If we really understood the urgency, we would begin to have the difficult but essential public conversation about how much health care we can afford as a country, and how to allocate limited resources more rationally on the health care that society decides matters most based on the best scientific evidence—something that ACP called for a year and a half ago. 

In the meantime, as we hide and dither and yell at each other, health spending will grow until it places a stranglehold on our economy, at which point we will have no choice but to address the problem with the fierce urgency it deserves.    

Today’s questions: Do you agree that physicians, politicians and the public are dithering about the health care cost problem, rather than treating it with the urgency required? What will it take to get them engaged?

Wednesday, May 9, 2012

A health reform wish list

Remember as a kid tossing a coin into a fountain, closing your eyes, and silently mouthing your deepest wish (a puppy, a bike, a BB gun?). Didn't work, of course, unless your parents or Santa (coincidentally?) had the same wish for you.

Nowadays, I wish there was a magical Wishing Well that would deliver on my wish for a more civil, more informed, less ideological, more evidence-based, more compassionate, and less polarizing debate over health care reform and the Affordable Care Act. More specifically, I wish:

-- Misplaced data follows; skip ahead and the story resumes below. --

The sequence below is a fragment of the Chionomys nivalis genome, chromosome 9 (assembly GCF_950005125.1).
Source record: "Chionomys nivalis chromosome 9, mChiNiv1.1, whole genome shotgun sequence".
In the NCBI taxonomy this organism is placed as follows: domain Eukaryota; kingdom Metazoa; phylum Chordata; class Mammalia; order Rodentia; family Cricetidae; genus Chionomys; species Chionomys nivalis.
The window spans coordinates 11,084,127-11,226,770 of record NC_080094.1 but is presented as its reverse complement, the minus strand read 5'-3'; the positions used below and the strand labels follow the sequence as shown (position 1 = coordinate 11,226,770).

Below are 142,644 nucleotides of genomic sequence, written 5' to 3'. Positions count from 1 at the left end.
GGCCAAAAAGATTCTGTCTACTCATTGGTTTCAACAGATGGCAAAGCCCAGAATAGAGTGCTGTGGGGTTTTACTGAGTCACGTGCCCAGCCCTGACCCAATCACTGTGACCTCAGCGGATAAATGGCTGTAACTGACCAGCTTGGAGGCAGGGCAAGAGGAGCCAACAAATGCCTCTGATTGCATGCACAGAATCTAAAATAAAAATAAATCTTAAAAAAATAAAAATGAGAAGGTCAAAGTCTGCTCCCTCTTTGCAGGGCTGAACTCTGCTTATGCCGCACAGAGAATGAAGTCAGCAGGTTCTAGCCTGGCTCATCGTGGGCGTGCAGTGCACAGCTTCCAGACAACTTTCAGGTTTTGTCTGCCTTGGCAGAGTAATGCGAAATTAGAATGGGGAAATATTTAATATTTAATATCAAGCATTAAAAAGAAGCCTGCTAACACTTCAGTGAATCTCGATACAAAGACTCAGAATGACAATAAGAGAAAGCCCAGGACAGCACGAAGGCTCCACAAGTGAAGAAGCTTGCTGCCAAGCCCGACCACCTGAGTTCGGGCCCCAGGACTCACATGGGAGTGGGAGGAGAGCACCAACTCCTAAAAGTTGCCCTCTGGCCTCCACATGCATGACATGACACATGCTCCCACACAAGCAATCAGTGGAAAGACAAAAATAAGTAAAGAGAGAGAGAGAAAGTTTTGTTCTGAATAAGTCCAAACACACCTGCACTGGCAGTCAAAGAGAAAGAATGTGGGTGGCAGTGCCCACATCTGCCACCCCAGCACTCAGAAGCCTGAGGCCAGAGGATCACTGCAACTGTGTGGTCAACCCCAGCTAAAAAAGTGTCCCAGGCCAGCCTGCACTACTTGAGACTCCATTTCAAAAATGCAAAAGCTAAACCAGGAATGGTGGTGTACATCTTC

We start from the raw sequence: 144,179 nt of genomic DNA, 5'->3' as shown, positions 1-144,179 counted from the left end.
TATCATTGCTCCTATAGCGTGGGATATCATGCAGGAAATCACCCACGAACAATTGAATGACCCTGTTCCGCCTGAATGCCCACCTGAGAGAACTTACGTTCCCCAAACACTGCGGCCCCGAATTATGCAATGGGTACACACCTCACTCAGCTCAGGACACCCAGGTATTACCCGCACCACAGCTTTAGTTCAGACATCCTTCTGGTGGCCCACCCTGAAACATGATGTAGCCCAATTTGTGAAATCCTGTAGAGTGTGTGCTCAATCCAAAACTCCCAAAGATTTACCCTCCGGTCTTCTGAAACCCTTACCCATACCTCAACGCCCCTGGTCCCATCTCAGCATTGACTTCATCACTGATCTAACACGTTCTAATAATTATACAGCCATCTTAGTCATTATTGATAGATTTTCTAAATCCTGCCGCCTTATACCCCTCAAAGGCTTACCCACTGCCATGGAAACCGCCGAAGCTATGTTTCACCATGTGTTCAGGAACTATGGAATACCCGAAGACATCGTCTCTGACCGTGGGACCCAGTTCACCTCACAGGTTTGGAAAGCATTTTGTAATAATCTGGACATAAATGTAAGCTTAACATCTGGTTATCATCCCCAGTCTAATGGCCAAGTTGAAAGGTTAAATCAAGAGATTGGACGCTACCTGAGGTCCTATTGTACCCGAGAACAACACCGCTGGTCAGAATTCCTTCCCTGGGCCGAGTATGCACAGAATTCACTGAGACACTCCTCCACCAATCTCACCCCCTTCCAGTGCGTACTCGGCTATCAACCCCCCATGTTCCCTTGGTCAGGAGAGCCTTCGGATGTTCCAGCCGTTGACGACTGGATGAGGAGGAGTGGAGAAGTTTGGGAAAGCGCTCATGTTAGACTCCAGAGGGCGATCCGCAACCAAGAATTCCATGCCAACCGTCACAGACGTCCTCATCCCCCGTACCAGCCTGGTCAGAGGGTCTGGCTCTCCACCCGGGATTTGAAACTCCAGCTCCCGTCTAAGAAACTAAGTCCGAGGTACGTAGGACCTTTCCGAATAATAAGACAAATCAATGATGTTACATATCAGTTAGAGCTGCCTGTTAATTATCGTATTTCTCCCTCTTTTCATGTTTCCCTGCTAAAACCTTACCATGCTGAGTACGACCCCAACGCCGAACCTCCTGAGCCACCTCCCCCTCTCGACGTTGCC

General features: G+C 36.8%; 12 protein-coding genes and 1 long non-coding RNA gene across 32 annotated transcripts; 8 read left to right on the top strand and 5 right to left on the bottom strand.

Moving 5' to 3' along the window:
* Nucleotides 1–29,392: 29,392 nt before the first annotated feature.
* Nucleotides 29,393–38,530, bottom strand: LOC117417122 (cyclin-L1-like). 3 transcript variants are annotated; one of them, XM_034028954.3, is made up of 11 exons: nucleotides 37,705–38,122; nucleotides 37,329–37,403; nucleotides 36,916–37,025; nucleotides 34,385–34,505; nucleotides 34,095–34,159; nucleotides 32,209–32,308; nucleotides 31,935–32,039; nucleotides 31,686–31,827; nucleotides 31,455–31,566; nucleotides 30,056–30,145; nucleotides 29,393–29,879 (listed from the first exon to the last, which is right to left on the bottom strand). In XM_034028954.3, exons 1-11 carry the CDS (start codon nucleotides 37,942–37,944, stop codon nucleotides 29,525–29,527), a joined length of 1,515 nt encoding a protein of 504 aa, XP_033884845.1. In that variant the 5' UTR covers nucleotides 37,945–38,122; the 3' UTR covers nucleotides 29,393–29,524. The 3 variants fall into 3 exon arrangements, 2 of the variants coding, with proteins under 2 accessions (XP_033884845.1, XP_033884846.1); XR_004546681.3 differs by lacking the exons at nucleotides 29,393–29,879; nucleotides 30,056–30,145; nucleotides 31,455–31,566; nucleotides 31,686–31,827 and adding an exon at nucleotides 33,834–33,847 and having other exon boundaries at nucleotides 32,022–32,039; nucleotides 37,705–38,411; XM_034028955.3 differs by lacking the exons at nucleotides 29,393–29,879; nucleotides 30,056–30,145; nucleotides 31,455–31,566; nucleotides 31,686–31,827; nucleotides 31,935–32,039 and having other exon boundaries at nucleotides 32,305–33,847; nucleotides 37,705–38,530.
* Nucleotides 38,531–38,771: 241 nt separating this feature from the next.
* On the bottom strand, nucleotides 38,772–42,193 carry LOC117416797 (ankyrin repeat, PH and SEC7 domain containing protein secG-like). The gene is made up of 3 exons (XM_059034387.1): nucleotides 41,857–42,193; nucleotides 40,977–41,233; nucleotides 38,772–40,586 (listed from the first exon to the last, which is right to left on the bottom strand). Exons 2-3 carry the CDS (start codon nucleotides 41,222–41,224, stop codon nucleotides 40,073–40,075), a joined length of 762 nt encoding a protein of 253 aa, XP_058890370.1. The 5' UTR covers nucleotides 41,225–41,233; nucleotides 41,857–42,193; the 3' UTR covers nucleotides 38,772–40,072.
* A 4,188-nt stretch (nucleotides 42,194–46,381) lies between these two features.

--That fiscal conservatives who say we can't afford the ACA because it doesn't do enough to control costs would not in the next breath label as "rationing" the programs it creates to reduce costs and even improve patient outcomes. Advance care planning, Accountable Care Organizations, evidence-based benefit packages, medical homes, Comparative Effectiveness Research, regulation of insurance companies' underwriting and administrative expenses, preventive care, and even the beleaguered Independent Payment Advisory Board may save money, or maybe they won't, and maybe there is a better way (let's hear it!), but they won't ration care, period. And while we are at it, how about acknowledging that no society can spend unlimited resources on health care alone, so decisions have to be made on what we can afford, and what we can't? It is just a question of how, and by whom.